While hemp can offer a variety of benefits, there are still some precautions that should be taken when using hemp, as there are a few minor side effects hemp can produce in the body. Adding hemp seeds to the diet increases the intake of polyunsaturated fat. 

Although this is a good fat for the body, it can lead to mild diarrhea especially if the body is not used to getting it on a regular basis. This side effect can be alleviated by starting with a small amount of hemp initially and gradually increasing the amount over time (Focus Performance, 2017). 

Another potential side effect linked to eating hemp seeds is that ingesting a large number of hemp seeds within a short period of time could generate trace levels of THC in the body. This could prove to be problematic if a drug test is required at some point, as there is a slight possibility the THC content of hemp seeds, which is not enough to cause a high, could cause someone to fail a drug test (Focus Performance, 2017). 

Hemp seeds also inhibit platelet formation and can interact with anticoagulant medications. This can lead to a higher risk of bleeding. Thus, those who have been prescribed anticoagulants should check with their doctor prior to consuming hemp, especially in larger quantities (Waren & Olsen, 2018).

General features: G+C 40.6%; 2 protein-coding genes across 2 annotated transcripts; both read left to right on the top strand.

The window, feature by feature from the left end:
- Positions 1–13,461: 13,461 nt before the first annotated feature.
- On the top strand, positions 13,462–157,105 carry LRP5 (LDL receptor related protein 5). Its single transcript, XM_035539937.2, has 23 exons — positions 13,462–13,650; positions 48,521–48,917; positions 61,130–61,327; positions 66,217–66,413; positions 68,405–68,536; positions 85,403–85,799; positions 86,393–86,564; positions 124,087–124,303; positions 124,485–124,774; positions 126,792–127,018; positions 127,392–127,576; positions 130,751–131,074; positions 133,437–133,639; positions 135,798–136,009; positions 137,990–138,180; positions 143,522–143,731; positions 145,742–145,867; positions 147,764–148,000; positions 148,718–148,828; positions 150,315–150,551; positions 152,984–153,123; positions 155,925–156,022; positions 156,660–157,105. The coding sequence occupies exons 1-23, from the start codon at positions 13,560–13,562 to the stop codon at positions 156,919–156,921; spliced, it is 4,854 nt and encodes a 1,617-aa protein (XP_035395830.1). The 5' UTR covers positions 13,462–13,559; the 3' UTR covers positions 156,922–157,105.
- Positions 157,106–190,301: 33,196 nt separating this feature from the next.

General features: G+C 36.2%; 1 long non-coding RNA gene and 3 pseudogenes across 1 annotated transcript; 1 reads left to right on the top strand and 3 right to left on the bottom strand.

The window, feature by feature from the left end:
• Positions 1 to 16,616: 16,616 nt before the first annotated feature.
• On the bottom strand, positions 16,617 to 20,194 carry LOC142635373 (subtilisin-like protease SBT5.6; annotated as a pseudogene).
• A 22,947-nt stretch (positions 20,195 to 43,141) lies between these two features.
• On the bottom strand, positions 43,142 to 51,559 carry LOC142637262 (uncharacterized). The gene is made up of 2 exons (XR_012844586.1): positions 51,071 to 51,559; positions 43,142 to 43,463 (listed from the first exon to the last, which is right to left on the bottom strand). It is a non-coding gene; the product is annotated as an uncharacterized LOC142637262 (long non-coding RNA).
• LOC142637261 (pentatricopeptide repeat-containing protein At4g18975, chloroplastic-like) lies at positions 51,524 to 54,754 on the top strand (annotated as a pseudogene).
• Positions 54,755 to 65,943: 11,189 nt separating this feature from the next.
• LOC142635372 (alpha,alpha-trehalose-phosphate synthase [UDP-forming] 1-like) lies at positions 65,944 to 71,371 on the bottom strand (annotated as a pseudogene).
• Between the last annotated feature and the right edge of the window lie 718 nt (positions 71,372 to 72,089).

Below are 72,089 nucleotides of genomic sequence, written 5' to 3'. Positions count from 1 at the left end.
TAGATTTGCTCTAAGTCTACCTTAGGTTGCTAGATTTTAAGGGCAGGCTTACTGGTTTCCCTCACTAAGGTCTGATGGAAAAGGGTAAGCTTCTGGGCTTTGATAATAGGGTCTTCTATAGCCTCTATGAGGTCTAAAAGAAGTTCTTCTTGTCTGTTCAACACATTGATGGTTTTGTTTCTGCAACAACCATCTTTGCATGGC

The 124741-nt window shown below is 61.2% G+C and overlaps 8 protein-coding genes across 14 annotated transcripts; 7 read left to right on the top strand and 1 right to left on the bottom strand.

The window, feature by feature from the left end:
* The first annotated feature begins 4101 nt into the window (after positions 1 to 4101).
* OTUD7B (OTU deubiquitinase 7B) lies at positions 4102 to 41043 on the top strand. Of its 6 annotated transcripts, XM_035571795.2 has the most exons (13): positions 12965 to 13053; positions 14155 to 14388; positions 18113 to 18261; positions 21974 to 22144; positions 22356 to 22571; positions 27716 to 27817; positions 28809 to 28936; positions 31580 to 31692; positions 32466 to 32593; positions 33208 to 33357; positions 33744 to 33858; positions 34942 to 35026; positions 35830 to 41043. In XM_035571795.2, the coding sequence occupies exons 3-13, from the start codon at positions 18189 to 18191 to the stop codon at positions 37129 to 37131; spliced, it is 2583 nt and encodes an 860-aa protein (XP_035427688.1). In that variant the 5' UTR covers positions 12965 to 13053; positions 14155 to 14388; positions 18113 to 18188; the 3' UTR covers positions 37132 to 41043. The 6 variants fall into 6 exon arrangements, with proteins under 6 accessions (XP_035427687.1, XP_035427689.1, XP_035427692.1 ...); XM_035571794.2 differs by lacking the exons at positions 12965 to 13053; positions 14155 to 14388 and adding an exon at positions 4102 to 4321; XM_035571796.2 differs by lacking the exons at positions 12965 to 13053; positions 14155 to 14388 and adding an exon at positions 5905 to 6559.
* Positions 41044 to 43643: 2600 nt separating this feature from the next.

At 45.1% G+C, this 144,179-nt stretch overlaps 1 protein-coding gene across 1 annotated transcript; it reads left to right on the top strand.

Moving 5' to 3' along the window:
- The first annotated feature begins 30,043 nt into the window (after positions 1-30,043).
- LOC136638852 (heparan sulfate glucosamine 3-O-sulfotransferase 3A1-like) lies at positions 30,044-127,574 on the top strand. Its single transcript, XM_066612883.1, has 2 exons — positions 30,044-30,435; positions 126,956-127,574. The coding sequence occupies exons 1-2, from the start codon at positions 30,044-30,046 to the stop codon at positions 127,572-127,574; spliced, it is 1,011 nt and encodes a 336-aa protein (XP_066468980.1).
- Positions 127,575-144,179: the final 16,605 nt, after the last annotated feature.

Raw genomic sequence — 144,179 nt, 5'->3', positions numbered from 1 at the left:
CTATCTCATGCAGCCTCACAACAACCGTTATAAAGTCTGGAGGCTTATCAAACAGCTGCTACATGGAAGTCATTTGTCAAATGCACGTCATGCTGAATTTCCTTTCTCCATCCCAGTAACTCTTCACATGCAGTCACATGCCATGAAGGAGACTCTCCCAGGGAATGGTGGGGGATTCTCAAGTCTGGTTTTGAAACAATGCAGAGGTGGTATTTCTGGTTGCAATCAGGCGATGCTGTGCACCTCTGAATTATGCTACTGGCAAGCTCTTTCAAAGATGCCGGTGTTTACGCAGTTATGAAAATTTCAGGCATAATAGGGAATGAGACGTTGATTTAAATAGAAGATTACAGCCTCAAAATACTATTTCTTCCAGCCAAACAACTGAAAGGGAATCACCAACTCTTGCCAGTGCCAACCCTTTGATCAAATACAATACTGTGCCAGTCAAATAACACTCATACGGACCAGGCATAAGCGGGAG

Final Thoughts

Based on the evidence, hemp has strong nutritional benefits that would make it a great addition to anyone’s lifestyle. Historically, hemp has been relied on in ancient cultures such as the Chinese culture via folk medicine practices to mitigate the effects of health ailments. 

Presently, research has shown the many physical health benefits hemp can offer when incorporated regularly into one’s life. Thus, hemp should be considered as a viable option and addition to one’s life via food or other ways as a way to help with current health ailments or prevent future ones.


Bajarnadottir, A. (2018, September 11). 6 evidence-based health benefits of hemp seeds. Healthline.  

Centre of Excellence. (2020, April 23). Healing with hemp – The top 10 health benefits.

Crichton-Stuart, C. (2018, September 18). 9 benefits of hemp seeds: Nutrition, health, and use. Medical and health information.

Christiansen, S. (2019). The health benefits of hemp. Verywell Health.

Congressional Research Service. (2019, March 22). Defining Hemp: A Fact Sheet. Federation Of American Scientists – Science for a safer, more informed world.

Focus Performance. (2017, October 13). 10 health benefits of hemp.

Ruggeri, C. (2019, May 9). What is hemp? Benefits, uses, products, types, and history. Dr. Axe.  

Waren, M., & Olsen, N. (2018). Hemp: Nutrition, health benefits, and diet. Medical and health information.